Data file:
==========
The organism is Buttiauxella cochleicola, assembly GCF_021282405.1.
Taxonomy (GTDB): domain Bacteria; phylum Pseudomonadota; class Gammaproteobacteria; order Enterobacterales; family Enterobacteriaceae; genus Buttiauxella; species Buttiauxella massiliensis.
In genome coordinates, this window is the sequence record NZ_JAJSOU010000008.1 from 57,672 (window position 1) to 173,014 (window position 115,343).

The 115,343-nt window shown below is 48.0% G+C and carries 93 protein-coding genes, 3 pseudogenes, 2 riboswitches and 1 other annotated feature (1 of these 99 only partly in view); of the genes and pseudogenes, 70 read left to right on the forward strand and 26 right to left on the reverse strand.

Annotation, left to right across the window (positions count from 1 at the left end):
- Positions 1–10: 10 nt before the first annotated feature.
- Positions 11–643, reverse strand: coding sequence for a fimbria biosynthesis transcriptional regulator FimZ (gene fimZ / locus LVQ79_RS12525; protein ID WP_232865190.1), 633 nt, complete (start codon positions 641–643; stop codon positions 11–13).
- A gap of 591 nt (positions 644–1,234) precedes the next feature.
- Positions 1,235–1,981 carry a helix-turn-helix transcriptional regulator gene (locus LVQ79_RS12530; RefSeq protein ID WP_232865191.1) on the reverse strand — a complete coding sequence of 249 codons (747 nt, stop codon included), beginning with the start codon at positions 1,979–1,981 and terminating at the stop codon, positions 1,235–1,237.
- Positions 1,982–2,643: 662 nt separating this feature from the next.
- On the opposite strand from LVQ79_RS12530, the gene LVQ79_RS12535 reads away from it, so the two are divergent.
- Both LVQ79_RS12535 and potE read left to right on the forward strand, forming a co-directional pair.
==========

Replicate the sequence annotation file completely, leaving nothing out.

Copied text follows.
The organism is Buttiauxella cochleicola, assembly GCF_021282405.1.
Taxonomy (GTDB): domain Bacteria; phylum Pseudomonadota; class Gammaproteobacteria; order Enterobacterales; family Enterobacteriaceae; genus Buttiauxella; species Buttiauxella massiliensis.
In genome coordinates, this window is the sequence record NZ_JAJSOU010000008.1 from 57,672 (window position 1) to 173,014 (window position 115,343).

The 115,343-nt window shown below is 48.0% G+C and carries 93 protein-coding genes, 3 pseudogenes, 2 riboswitches and 1 other annotated feature (1 of these 99 only partly in view); of the genes and pseudogenes, 70 read left to right on the forward strand and 26 right to left on the reverse strand.

Annotation, left to right across the window (positions count from 1 at the left end):
- Positions 1–10: 10 nt before the first annotated feature.
- Positions 11–643, reverse strand: coding sequence for a fimbria biosynthesis transcriptional regulator FimZ (gene fimZ / locus LVQ79_RS12525; protein ID WP_232865190.1), 633 nt, complete (start codon positions 641–643; stop codon positions 11–13).
- A gap of 591 nt (positions 644–1,234) precedes the next feature.
- Positions 1,235–1,981 carry a helix-turn-helix transcriptional regulator gene (locus LVQ79_RS12530; RefSeq protein ID WP_232865191.1) on the reverse strand — a complete coding sequence of 249 codons (747 nt, stop codon included), beginning with the start codon at positions 1,979–1,981 and terminating at the stop codon, positions 1,235–1,237.
- Positions 1,982–2,643: 662 nt separating this feature from the next.
- On the opposite strand from LVQ79_RS12530, the gene LVQ79_RS12535 reads away from it, so the two are divergent.
- Both LVQ79_RS12535 and potE read left to right on the forward strand, forming a co-directional pair.